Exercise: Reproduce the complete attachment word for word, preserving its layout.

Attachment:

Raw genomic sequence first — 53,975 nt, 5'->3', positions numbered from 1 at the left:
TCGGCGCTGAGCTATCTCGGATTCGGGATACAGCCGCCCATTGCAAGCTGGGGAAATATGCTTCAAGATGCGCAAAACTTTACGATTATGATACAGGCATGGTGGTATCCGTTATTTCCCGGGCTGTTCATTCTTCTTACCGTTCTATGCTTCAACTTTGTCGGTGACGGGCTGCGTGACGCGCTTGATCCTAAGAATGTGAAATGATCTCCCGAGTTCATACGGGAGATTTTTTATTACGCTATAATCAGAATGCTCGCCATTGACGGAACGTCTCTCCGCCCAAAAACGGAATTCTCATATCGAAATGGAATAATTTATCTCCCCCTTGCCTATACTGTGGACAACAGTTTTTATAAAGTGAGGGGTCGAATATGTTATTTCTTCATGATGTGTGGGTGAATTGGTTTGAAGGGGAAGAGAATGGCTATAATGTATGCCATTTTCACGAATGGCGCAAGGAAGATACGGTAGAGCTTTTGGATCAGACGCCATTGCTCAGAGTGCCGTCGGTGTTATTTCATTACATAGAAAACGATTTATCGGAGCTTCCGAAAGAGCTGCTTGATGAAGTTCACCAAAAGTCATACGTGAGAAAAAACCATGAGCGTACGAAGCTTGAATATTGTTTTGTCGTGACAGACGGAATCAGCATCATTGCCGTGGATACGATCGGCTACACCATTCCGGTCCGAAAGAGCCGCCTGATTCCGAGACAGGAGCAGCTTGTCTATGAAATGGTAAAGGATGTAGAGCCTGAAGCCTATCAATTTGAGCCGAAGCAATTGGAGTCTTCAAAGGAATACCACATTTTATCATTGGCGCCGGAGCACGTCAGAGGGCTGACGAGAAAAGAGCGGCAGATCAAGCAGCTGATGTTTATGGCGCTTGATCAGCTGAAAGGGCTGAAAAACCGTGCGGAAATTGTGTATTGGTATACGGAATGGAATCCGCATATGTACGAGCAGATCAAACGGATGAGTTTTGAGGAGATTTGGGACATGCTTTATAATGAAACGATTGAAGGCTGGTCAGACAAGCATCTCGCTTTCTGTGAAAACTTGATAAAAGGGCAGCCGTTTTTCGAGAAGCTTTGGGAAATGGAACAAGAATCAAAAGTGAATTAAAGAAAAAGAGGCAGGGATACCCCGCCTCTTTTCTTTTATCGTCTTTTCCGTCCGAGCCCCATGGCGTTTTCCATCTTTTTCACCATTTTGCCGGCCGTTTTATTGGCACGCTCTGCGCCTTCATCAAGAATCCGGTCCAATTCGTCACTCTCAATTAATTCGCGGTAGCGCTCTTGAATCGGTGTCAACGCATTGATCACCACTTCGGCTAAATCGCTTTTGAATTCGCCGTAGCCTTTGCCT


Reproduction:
Raw genomic sequence first — 53,975 nt, 5'->3', positions numbered from 1 at the left:
TCGGCGCTGAGCTATCTCGGATTCGGGATACAGCCGCCCATTGCAAGCTGGGGAAATATGCTTCAAGATGCGCAAAACTTTACGATTATGATACAGGCATGGTGGTATCCGTTATTTCCCGGGCTGTTCATTCTTCTTACCGTTCTATGCTTCAACTTTGTCGGTGACGGGCTGCGTGACGCGCTTGATCCTAAGAATGTGAAATGATCTCCCGAGTTCATACGGGAGATTTTTTATTACGCTATAATCAGAATGCTCGCCATTGACGGAACGTCTCTCCGCCCAAAAACGGAATTCTCATATCGAAATGGAATAATTTATCTCCCCCTTGCCTATACTGTGGACAACAGTTTTTATAAAGTGAGGGGTCGAATATGTTATTTCTTCATGATGTGTGGGTGAATTGGTTTGAAGGGGAAGAGAATGGCTATAATGTATGCCATTTTCACGAATGGCGCAAGGAAGATACGGTAGAGCTTTTGGATCAGACGCCATTGCTCAGAGTGCCGTCGGTGTTATTTCATTACATAGAAAACGATTTATCGGAGCTTCCGAAAGAGCTGCTTGATGAAGTTCACCAAAAGTCATACGTGAGAAAAAACCATGAGCGTACGAAGCTTGAATATTGTTTTGTCGTGACAGACGGAATCAGCATCATTGCCGTGGATACGATCGGCTACACCATTCCGGTCCGAAAGAGCCGCCTGATTCCGAGACAGGAGCAGCTTGTCTATGAAATGGTAAAGGATGTAGAGCCTGAAGCCTATCAATTTGAGCCGAAGCAATTGGAGTCTTCAAAGGAATACCACATTTTATCATTGGCGCCGGAGCACGTCAGAGGGCTGACGAGAAAAGAGCGGCAGATCAAGCAGCTGATGTTTATGGCGCTTGATCAGCTGAAAGGGCTGAAAAACCGTGCGGAAATTGTGTATTGGTATACGGAATGGAATCCGCATATGTACGAGCAGATCAAACGGATGAGTTTTGAGGAGATTTGGGACATGCTTTATAATGAAACGATTGAAGGCTGGTCAGACAAGCATCTCGCTTTCTGTGAAAACTTGATAAAAGGGCAGCCGTTTTTCGAGAAGCTTTGGGAAATGGAACAAGAATCAAAAGTGAATTAAAGAAAAAGAGGCAGGGATACCCCGCCTCTTTTCTTTTATCGTCTTTTCCGTCCGAGCCCCATGGCGTTTTCCATCTTTTTCACCATTTTGCCGGCCGTTTTATTGGCACGCTCTGCGCCTTCATCAAGAATCCGGTCCAATTCGTCACTCTCAATTAATTCGCGGTAGCGCTCTTGAATCGGTGTCAACGCATTGATCACCACTTCGGCTAAATCGCTTTTGAATTCGCCGTAGCCTTTGCCT